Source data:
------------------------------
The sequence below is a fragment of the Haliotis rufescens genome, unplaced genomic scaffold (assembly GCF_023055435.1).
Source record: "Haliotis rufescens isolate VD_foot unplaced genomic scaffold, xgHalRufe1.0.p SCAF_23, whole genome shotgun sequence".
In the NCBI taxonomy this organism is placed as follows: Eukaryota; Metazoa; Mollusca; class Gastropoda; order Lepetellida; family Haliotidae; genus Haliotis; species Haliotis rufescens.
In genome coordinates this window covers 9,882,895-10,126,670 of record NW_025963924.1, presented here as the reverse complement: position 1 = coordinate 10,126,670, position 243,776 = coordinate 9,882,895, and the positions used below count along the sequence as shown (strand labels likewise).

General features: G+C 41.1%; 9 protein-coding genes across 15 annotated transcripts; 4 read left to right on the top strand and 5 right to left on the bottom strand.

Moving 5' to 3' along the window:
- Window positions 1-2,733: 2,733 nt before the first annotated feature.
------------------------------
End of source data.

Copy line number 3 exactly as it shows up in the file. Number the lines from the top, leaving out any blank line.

In the NCBI taxonomy this organism is placed as follows: Eukaryota; Metazoa; Mollusca; class Gastropoda; order Lepetellida; family Haliotidae; genus Haliotis; species Haliotis rufescens.